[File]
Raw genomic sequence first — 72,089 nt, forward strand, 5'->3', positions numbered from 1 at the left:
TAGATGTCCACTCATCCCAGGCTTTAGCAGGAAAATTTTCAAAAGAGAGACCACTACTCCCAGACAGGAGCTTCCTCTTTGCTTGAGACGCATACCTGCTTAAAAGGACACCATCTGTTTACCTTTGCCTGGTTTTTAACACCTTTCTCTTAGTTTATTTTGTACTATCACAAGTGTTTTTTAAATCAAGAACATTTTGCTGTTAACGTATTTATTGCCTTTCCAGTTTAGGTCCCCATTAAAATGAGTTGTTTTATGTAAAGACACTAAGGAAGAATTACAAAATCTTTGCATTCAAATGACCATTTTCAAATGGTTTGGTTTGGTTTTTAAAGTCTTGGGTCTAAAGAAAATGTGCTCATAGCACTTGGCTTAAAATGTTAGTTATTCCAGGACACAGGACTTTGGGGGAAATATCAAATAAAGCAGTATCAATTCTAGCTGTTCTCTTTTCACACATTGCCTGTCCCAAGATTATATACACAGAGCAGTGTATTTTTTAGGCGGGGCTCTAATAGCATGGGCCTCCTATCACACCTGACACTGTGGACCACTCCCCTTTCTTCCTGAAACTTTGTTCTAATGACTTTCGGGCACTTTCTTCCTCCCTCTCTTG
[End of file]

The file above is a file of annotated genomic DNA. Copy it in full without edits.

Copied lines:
Raw genomic sequence first — 72,089 nt, forward strand, 5'->3', positions numbered from 1 at the left:
TAGATGTCCACTCATCCCAGGCTTTAGCAGGAAAATTTTCAAAAGAGAGACCACTACTCCCAGACAGGAGCTTCCTCTTTGCTTGAGACGCATACCTGCTTAAAAGGACACCATCTGTTTACCTTTGCCTGGTTTTTAACACCTTTCTCTTAGTTTATTTTGTACTATCACAAGTGTTTTTTAAATCAAGAACATTTTGCTGTTAACGTATTTATTGCCTTTCCAGTTTAGGTCCCCATTAAAATGAGTTGTTTTATGTAAAGACACTAAGGAAGAATTACAAAATCTTTGCATTCAAATGACCATTTTCAAATGGTTTGGTTTGGTTTTTAAAGTCTTGGGTCTAAAGAAAATGTGCTCATAGCACTTGGCTTAAAATGTTAGTTATTCCAGGACACAGGACTTTGGGGGAAATATCAAATAAAGCAGTATCAATTCTAGCTGTTCTCTTTTCACACATTGCCTGTCCCAAGATTATATACACAGAGCAGTGTATTTTTTAGGCGGGGCTCTAATAGCATGGGCCTCCTATCACACCTGACACTGTGGACCACTCCCCTTTCTTCCTGAAACTTTGTTCTAATGACTTTCGGGCACTTTCTTCCTCCCTCTCTTG